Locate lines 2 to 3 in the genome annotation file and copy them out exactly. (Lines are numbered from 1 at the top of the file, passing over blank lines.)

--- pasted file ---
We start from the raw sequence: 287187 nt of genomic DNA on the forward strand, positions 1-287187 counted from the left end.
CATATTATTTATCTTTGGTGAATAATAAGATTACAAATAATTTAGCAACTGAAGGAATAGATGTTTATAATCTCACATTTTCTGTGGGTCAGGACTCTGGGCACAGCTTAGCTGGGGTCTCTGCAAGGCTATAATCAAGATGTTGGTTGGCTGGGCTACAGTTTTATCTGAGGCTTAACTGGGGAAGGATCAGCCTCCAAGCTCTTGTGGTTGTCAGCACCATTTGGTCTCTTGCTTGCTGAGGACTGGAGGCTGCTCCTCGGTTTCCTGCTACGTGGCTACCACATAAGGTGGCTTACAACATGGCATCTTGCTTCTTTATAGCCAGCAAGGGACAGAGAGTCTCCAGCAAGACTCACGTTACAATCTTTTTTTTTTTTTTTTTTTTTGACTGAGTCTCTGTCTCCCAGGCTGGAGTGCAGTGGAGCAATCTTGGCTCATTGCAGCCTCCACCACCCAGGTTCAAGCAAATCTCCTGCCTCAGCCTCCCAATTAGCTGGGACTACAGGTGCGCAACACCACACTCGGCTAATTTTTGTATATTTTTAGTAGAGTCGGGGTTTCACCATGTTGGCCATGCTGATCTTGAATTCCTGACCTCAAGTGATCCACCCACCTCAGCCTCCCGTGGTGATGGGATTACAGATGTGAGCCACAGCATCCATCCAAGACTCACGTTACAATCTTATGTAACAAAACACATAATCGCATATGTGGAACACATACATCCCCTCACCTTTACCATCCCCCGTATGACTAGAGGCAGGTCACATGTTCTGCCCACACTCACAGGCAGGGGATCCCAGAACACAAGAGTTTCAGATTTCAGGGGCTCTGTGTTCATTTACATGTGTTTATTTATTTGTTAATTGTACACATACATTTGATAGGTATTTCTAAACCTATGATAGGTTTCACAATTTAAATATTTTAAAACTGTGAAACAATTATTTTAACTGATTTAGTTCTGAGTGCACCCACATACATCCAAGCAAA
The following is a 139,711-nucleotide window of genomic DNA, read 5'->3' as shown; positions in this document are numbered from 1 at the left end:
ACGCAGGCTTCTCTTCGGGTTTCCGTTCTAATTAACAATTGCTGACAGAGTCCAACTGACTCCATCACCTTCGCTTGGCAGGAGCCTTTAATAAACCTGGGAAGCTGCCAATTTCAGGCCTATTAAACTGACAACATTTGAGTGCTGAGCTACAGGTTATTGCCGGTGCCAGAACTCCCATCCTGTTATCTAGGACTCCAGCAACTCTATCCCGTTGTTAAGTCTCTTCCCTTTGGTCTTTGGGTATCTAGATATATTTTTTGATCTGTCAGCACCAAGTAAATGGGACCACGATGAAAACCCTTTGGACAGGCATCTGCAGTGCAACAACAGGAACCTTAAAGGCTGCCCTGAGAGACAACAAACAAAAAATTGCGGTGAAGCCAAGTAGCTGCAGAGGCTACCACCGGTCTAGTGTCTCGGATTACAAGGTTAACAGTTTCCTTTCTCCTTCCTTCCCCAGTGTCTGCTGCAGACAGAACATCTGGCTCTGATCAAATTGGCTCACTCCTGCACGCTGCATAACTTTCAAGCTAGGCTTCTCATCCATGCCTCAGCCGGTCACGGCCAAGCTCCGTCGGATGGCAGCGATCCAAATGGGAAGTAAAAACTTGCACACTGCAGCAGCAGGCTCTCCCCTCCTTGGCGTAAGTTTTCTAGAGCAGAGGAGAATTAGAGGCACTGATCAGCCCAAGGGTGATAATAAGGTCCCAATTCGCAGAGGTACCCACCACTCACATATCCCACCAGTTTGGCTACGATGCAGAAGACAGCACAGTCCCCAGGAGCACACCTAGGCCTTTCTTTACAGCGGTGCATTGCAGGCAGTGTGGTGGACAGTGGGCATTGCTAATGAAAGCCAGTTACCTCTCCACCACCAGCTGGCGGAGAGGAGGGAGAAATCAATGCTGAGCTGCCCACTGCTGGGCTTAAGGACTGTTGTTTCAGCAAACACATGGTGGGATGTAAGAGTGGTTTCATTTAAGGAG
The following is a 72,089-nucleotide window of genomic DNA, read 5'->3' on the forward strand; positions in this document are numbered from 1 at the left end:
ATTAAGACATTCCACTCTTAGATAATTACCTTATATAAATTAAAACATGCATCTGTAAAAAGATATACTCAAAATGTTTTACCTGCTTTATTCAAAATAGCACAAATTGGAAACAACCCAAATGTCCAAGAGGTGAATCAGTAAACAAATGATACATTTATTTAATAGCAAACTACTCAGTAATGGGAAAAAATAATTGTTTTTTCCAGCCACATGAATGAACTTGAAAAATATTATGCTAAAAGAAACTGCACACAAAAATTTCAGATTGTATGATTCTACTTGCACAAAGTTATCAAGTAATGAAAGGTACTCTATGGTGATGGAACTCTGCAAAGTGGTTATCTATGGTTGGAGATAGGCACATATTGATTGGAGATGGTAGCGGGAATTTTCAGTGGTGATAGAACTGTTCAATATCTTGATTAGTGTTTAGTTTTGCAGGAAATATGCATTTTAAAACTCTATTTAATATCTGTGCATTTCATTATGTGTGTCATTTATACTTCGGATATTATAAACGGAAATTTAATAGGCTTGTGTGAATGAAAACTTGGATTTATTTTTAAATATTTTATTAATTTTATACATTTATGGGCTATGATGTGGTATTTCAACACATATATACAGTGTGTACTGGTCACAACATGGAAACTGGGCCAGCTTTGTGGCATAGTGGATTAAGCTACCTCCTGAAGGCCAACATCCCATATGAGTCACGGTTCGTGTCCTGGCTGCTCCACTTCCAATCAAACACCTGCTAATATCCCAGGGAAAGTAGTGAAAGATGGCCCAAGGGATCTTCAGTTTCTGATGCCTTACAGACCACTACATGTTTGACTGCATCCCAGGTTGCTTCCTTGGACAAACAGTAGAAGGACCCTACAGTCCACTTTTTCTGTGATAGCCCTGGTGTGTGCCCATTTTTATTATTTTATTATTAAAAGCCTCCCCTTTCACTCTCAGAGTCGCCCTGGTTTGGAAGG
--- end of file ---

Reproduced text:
CATATTATTTATCTTTGGTGAATAATAAGATTACAAATAATTTAGCAACTGAAGGAATAGATGTTTATAATCTCACATTTTCTGTGGGTCAGGACTCTGGGCACAGCTTAGCTGGGGTCTCTGCAAGGCTATAATCAAGATGTTGGTTGGCTGGGCTACAGTTTTATCTGAGGCTTAACTGGGGAAGGATCAGCCTCCAAGCTCTTGTGGTTGTCAGCACCATTTGGTCTCTTGCTTGCTGAGGACTGGAGGCTGCTCCTCGGTTTCCTGCTACGTGGCTACCACATAAGGTGGCTTACAACATGGCATCTTGCTTCTTTATAGCCAGCAAGGGACAGAGAGTCTCCAGCAAGACTCACGTTACAATCTTTTTTTTTTTTTTTTTTTTTGACTGAGTCTCTGTCTCCCAGGCTGGAGTGCAGTGGAGCAATCTTGGCTCATTGCAGCCTCCACCACCCAGGTTCAAGCAAATCTCCTGCCTCAGCCTCCCAATTAGCTGGGACTACAGGTGCGCAACACCACACTCGGCTAATTTTTGTATATTTTTAGTAGAGTCGGGGTTTCACCATGTTGGCCATGCTGATCTTGAATTCCTGACCTCAAGTGATCCACCCACCTCAGCCTCCCGTGGTGATGGGATTACAGATGTGAGCCACAGCATCCATCCAAGACTCACGTTACAATCTTATGTAACAAAACACATAATCGCATATGTGGAACACATACATCCCCTCACCTTTACCATCCCCCGTATGACTAGAGGCAGGTCACATGTTCTGCCCACACTCACAGGCAGGGGATCCCAGAACACAAGAGTTTCAGATTTCAGGGGCTCTGTGTTCATTTACATGTGTTTATTTATTTGTTAATTGTACACATACATTTGATAGGTATTTCTAAACCTATGATAGGTTTCACAATTTAAATATTTTAAAACTGTGAAACAATTATTTTAACTGATTTAGTTCTGAGTGCACCCACATACATCCAAGCAAA
The following is a 139,711-nucleotide window of genomic DNA, read 5'->3' as shown; positions in this document are numbered from 1 at the left end: